Economists evaluate impacts of Proposition 209

Eleven years after California voters banned the use of affirmative action in the state, two UCSC economists have evaluated the impacts of Proposition 209 on minority-owned firms.

"Self-employment rates among minorities and women increased in California after the removal of affirmative action," said Robert Fairlie, an associate professor of economics who specializes in labor economics and business ownership among minorities and women.

But that increase "may not represent good news" because minorities and women may have turned to self-employment as other opportunities dried up, said Fairlie.

Fairlie and his colleague Justin Marion, an assistant professor of economics, presented their findings at a daylong conference at UCLA. Although Fairlie and Marion focused on Proposition 209's effects on minority firms, the conference addressed a broad range of topics.

"Proposition 209 had a wide reach into public employment, college admissions, and government contracting," said Fairlie. "Our studies represent the first examination of the impact of Proposition 209 on minority- and female-owned businesses."

Prior to the passage of Proposition 209, affirmative-action programs were widely used to award contracts that generated a significant source of revenue for some firms owned by minorities and women, said Fairlie.

Despite the gains in self-employment among women and minorities in the wake of Proposition 209, Fairlie noted one exception to that trend: The average self-employment rate of African American men is lower than it was prior to the initiative's passage, a finding he attributes to a pre-existing downward trend in self-employment among blacks in California.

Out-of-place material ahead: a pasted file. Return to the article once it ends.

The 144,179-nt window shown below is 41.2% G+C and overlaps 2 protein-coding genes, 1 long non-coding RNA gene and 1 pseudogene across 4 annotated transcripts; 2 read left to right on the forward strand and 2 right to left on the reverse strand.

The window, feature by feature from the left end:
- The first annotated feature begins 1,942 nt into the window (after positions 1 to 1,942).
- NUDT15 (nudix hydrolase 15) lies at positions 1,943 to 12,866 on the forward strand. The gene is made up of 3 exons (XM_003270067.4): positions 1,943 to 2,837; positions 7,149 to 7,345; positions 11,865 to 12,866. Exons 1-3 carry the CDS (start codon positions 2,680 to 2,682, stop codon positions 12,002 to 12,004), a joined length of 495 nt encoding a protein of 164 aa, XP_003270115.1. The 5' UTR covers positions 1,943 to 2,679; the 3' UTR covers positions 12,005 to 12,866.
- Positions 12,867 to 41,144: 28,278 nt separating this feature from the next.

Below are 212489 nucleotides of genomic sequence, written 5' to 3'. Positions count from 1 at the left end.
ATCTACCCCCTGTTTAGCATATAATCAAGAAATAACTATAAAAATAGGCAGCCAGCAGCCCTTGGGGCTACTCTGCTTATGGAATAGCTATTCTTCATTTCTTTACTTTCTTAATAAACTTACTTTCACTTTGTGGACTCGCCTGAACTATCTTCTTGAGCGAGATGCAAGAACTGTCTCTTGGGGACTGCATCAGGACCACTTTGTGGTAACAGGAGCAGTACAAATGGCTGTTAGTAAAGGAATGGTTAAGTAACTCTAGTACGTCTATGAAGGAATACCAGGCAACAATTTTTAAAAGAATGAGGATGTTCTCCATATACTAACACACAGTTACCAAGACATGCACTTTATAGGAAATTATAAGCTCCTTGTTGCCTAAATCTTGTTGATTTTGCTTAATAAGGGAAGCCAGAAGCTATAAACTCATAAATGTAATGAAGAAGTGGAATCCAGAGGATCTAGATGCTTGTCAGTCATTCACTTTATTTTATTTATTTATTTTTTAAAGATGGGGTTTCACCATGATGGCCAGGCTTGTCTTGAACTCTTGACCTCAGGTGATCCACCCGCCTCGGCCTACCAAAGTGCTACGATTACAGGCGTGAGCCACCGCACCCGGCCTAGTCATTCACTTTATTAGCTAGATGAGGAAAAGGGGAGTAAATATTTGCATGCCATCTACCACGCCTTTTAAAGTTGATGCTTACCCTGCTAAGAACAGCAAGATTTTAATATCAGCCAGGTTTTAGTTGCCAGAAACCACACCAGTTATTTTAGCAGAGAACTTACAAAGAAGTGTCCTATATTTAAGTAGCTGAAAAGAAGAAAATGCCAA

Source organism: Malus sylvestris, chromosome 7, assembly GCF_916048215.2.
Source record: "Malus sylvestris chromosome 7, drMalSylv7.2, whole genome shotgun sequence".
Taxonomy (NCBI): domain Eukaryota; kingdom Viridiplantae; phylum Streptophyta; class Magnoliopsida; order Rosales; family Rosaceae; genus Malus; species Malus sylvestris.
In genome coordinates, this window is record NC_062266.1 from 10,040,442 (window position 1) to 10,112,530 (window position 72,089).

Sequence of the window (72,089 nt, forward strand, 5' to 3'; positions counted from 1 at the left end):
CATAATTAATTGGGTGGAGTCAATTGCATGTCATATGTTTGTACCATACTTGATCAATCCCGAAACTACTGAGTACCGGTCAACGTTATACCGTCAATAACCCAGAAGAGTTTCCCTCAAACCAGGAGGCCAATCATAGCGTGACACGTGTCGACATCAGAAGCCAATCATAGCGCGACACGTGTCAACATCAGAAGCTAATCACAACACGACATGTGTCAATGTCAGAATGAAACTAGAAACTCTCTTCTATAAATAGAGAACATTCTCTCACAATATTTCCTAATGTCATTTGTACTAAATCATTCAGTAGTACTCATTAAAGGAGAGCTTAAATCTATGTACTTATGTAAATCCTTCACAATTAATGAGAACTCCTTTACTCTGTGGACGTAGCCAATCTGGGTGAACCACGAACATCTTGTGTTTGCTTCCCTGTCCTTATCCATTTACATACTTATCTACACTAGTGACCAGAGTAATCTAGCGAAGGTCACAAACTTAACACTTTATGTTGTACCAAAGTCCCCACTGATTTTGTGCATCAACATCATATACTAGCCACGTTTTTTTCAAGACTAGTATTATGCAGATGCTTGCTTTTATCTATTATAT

Marion's analyses focused on the costs and benefits of affirmative action. As he examined the changes in what the government pays for highway construction projects since the passage of Proposition 209, Marion found that prices fell by 5.6 percent. "That suggests that affirmative action in procurement raises the costs of contractors," he said.

In a second paper, Marion found that affirmative-action programs do increase the utilization of firms owned by minorities and women. "After Proposition 209, we see fewer highway construction establishments located in neighborhoods with a large minority population," he said. "That suggests that firms in these neighborhoods are less successful."

Studying the impacts of Proposition 209 is important, particularly in a state where voters are continually asked to resolve thorny public-policy issues. "Statewide ballot initiatives have potential large effects that we need to monitor, and faculty across the UC system are engaged with that work," said Fairlie.